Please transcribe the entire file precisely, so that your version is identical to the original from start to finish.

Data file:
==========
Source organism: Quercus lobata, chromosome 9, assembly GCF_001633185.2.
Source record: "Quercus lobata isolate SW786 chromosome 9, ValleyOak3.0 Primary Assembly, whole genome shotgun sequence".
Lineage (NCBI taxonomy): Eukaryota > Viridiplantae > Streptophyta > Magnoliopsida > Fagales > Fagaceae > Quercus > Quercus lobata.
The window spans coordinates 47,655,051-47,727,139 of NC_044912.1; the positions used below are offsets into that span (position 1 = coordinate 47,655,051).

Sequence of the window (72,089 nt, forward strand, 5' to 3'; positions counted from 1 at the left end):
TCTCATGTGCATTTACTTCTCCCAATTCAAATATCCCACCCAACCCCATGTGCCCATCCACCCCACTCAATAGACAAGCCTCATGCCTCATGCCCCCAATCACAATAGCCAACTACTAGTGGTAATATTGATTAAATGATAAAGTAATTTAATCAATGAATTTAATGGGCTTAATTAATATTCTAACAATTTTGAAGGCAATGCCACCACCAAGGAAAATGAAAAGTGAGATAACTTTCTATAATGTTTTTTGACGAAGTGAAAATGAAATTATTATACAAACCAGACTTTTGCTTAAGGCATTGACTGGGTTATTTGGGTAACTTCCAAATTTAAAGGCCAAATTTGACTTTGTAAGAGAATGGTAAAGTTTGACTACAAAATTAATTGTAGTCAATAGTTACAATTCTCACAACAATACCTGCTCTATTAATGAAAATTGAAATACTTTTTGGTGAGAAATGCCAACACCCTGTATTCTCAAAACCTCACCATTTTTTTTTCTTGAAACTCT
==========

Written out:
Source organism: Quercus lobata, chromosome 9, assembly GCF_001633185.2.
Source record: "Quercus lobata isolate SW786 chromosome 9, ValleyOak3.0 Primary Assembly, whole genome shotgun sequence".
Lineage (NCBI taxonomy): Eukaryota > Viridiplantae > Streptophyta > Magnoliopsida > Fagales > Fagaceae > Quercus > Quercus lobata.
The window spans coordinates 47,655,051-47,727,139 of NC_044912.1; the positions used below are offsets into that span (position 1 = coordinate 47,655,051).

Sequence of the window (72,089 nt, forward strand, 5' to 3'; positions counted from 1 at the left end):
TCTCATGTGCATTTACTTCTCCCAATTCAAATATCCCACCCAACCCCATGTGCCCATCCACCCCACTCAATAGACAAGCCTCATGCCTCATGCCCCCAATCACAATAGCCAACTACTAGTGGTAATATTGATTAAATGATAAAGTAATTTAATCAATGAATTTAATGGGCTTAATTAATATTCTAACAATTTTGAAGGCAATGCCACCACCAAGGAAAATGAAAAGTGAGATAACTTTCTATAATGTTTTTTGACGAAGTGAAAATGAAATTATTATACAAACCAGACTTTTGCTTAAGGCATTGACTGGGTTATTTGGGTAACTTCCAAATTTAAAGGCCAAATTTGACTTTGTAAGAGAATGGTAAAGTTTGACTACAAAATTAATTGTAGTCAATAGTTACAATTCTCACAACAATACCTGCTCTATTAATGAAAATTGAAATACTTTTTGGTGAGAAATGCCAACACCCTGTATTCTCAAAACCTCACCATTTTTTTTTCTTGAAACTCT